5. Wipe your phone’s data. Do the following:
    • Select Wipe Data/Factory Reset > Yes.
    • Select Wipe Cache Partition > Yes.
    • Select Advanced > Wipe Dalvik Cache > Yes.
  6. Install the Matr1x ROM. Select Install ZIP from SD Card > Choose ZIP From SD Card.
  7. Locate and select the Matr1x-cfs_v1.5.zip file and confirm that you want to install it.
  8. Once installed, select Go Back > Reboot System Now.

Congratulations! You have installed the Matr1x kernel on your Google Nexus 4. Don’t forget to share your thoughts to us about this kernel’s performance.

Deploy war application in Tomcat as ROOT

After deploying the war file in webapps,

I need something like this:
http://www.mysite.com/
NOT this:
http://www.mysite.com/myapp/

 

There should be 3 ways to do it:

1.

rename the war to ROOT. war

 

 

2. 

create a new HOST entry in TOMCAT_HOME/conf/server.xml

  1. <Host name=”www.mysite.com” appBase=”www”
  2.       unpackWARs=”true” autoDeploy=”true”
  3.       xmlValidation=”false” xmlNamespaceAware=”false”>
  4. </Host>

with this sample setup, you will have a folder in the root of TOMCAT_HOME called ‘www’, and it will only work with the host name www.mysite.com – all other requests (localhost, 127.0.0.1, etc) will hit the localhost host configuration.

In the ‘www’ folder you need to have a ‘ROOT’ folder, which again contains the contents of your ‘myapp’.

 

 

3.

Deploy war as (for example) war_name.war and configure the context root inside the < Host > element of conf/server.xml to use your war file :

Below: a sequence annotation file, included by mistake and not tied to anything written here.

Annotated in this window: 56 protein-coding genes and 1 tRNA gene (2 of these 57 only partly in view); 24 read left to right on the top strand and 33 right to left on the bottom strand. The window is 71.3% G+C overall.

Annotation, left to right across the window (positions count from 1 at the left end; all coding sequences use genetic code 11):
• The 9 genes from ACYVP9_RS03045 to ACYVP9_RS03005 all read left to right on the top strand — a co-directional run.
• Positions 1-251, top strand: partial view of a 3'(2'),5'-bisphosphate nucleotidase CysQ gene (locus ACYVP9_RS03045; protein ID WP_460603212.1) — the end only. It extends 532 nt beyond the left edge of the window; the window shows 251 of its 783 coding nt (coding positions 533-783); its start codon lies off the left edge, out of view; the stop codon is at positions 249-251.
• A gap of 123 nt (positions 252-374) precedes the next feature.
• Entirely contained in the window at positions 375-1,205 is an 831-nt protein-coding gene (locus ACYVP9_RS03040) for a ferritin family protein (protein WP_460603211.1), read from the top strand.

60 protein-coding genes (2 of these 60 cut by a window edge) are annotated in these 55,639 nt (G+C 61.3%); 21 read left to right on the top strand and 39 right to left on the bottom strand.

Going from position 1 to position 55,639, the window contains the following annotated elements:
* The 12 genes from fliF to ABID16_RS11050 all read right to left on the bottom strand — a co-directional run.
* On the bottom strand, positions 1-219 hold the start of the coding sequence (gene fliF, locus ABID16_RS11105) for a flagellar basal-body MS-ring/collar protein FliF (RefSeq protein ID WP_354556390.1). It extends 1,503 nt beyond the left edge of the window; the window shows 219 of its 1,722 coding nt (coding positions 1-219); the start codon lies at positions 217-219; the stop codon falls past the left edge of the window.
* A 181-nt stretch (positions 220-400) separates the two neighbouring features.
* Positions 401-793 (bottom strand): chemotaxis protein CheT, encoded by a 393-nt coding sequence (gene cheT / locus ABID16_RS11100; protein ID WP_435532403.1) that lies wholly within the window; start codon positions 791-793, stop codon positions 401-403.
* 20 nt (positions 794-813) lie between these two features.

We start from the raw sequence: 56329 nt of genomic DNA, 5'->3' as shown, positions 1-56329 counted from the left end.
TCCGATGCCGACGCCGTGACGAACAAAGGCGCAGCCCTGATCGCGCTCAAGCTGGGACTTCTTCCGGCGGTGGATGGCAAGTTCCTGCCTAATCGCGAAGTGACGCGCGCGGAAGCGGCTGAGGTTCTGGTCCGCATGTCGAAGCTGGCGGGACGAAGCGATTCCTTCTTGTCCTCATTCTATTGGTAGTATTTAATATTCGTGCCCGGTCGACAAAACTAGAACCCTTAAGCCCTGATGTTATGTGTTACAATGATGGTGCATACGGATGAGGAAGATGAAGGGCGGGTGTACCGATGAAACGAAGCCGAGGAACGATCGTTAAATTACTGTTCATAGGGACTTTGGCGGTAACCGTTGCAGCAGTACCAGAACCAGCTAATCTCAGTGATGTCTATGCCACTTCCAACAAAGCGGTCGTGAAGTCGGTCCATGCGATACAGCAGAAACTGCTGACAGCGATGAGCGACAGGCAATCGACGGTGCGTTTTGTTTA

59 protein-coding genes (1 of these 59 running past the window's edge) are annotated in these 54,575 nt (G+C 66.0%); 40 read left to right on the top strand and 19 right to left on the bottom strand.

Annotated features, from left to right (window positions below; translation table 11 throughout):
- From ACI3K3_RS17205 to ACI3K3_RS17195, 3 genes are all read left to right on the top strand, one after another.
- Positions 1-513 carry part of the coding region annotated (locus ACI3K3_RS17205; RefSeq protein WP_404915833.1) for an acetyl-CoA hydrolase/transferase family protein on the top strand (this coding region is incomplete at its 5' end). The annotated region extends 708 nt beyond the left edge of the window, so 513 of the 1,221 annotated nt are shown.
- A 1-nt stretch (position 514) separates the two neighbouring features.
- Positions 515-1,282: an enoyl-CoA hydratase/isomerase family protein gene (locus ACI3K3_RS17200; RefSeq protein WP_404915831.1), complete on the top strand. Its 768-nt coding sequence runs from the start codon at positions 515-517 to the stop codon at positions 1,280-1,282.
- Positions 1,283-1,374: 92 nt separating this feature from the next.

<Context path="" docBase="war_name" debug="0" reloadable="true"></Context>




The first one is easier, but a little more kludgy. 
The second one works for specific domain.
The third one is probably the more elegant way to do it.

Add User to root Group on CentOS VPS

1. Add a new user. In this example, I used ‘myroot’ and then set the password.

[root@CentOS57 ~]# useradd myroot
[root@CentOS57 ~]# passwd myroot
Changing password for user myroot.
New UNIX password:
Retype new UNIX password:
passwd: all authentication tokens updated successfully.

2. Check current groups for ‘root’ user.

[root@CentOS57 ~]# groups
root bin daemon sys adm disk wheel

3. Add ‘myroot’ into root group as below:
useradd -G {group-name} username

[root@CentOS57 ~]# usermod -G root myroot

4. Switch to ‘myroot’ user. Then Check current group for ‘myroot’. root group will be the second group for ‘myroot’.

[root@CentOS57 ~]# su - myroot
[myroot@CentOS57 ~]$ groups
myroot root

5. Grep the ‘myroot’ user’s group.

[root@CentOS57 ~]# grep myroot /etc/group
root:x:0:root,myroot
myroot:x:502:

6. Edit /etc/passwd file,find the following line,change the user ID to 0 :

myroot:x:500:500:junguoguo:/home/myroot:/bin/bash

After modification:

myroot:x:0:500:junguoguo:/home/myroot:/bin/bash

save,get root privilege after login as myroot。

Explanation : Only the owner which is ‘root’ user can edit the /etc/passwd file, not in the root’s group.